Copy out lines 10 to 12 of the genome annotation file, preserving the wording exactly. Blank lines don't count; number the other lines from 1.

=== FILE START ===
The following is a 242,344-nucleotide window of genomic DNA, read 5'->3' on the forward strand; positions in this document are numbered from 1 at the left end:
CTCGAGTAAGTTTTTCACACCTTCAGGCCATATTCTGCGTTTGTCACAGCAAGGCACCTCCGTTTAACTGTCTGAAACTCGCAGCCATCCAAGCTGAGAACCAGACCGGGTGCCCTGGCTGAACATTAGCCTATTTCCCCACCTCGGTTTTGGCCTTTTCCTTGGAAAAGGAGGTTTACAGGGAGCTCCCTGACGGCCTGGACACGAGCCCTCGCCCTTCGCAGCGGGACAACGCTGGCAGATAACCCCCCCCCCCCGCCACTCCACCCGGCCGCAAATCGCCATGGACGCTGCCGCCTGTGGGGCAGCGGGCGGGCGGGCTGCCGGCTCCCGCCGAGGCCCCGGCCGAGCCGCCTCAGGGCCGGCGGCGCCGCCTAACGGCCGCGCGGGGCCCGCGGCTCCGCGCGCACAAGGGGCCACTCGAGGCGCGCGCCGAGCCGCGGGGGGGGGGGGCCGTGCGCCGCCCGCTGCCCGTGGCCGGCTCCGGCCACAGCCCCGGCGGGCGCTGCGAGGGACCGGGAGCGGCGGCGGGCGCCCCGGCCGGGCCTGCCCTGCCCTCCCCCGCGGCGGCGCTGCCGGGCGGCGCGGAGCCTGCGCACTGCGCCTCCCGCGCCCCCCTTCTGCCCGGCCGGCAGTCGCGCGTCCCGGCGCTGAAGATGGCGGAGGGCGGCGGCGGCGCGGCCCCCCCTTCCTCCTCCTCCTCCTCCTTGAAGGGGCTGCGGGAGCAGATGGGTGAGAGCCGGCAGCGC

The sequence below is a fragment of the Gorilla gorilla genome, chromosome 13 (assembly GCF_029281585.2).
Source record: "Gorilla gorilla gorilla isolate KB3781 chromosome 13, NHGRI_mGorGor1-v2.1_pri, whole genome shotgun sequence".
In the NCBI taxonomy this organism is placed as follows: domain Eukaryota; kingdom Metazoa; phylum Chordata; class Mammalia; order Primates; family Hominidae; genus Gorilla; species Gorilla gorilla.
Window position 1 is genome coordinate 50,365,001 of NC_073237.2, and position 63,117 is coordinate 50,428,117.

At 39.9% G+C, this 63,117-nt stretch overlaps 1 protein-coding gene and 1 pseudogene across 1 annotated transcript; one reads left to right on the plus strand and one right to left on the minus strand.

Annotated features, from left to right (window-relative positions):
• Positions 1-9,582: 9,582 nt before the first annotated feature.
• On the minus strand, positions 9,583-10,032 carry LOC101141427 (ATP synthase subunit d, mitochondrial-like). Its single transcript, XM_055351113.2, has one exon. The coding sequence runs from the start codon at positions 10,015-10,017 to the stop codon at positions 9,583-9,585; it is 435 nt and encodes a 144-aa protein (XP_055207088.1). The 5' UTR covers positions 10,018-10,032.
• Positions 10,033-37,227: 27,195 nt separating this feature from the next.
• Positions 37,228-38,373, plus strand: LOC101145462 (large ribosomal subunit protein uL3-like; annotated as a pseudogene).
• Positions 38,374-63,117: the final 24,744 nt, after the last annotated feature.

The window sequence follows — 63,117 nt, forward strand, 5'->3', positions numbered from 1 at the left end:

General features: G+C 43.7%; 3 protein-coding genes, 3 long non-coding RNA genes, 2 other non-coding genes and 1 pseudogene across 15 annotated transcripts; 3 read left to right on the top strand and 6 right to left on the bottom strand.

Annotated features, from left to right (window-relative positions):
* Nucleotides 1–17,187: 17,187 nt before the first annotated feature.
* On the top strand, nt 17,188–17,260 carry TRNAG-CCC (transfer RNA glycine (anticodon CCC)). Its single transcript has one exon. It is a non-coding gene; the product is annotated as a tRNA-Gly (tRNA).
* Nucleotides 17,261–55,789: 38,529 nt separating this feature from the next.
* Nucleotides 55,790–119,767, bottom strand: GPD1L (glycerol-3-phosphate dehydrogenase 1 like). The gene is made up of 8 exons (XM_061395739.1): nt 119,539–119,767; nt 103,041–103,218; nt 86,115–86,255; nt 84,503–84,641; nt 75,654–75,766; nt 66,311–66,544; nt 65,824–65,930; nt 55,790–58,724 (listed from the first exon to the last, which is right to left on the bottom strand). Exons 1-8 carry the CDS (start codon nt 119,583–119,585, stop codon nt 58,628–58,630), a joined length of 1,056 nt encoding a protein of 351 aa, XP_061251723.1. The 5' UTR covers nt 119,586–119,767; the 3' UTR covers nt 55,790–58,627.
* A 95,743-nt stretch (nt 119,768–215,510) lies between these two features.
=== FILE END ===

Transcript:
• On the minus strand, positions 9,583-10,032 carry LOC101141427 (ATP synthase subunit d, mitochondrial-like). Its single transcript, XM_055351113.2, has one exon. The coding sequence runs from the start codon at positions 10,015-10,017 to the stop codon at positions 9,583-9,585; it is 435 nt and encodes a 144-aa protein (XP_055207088.1). The 5' UTR covers positions 10,018-10,032.
• Positions 10,033-37,227: 27,195 nt separating this feature from the next.
• Positions 37,228-38,373, plus strand: LOC101145462 (large ribosomal subunit protein uL3-like; annotated as a pseudogene).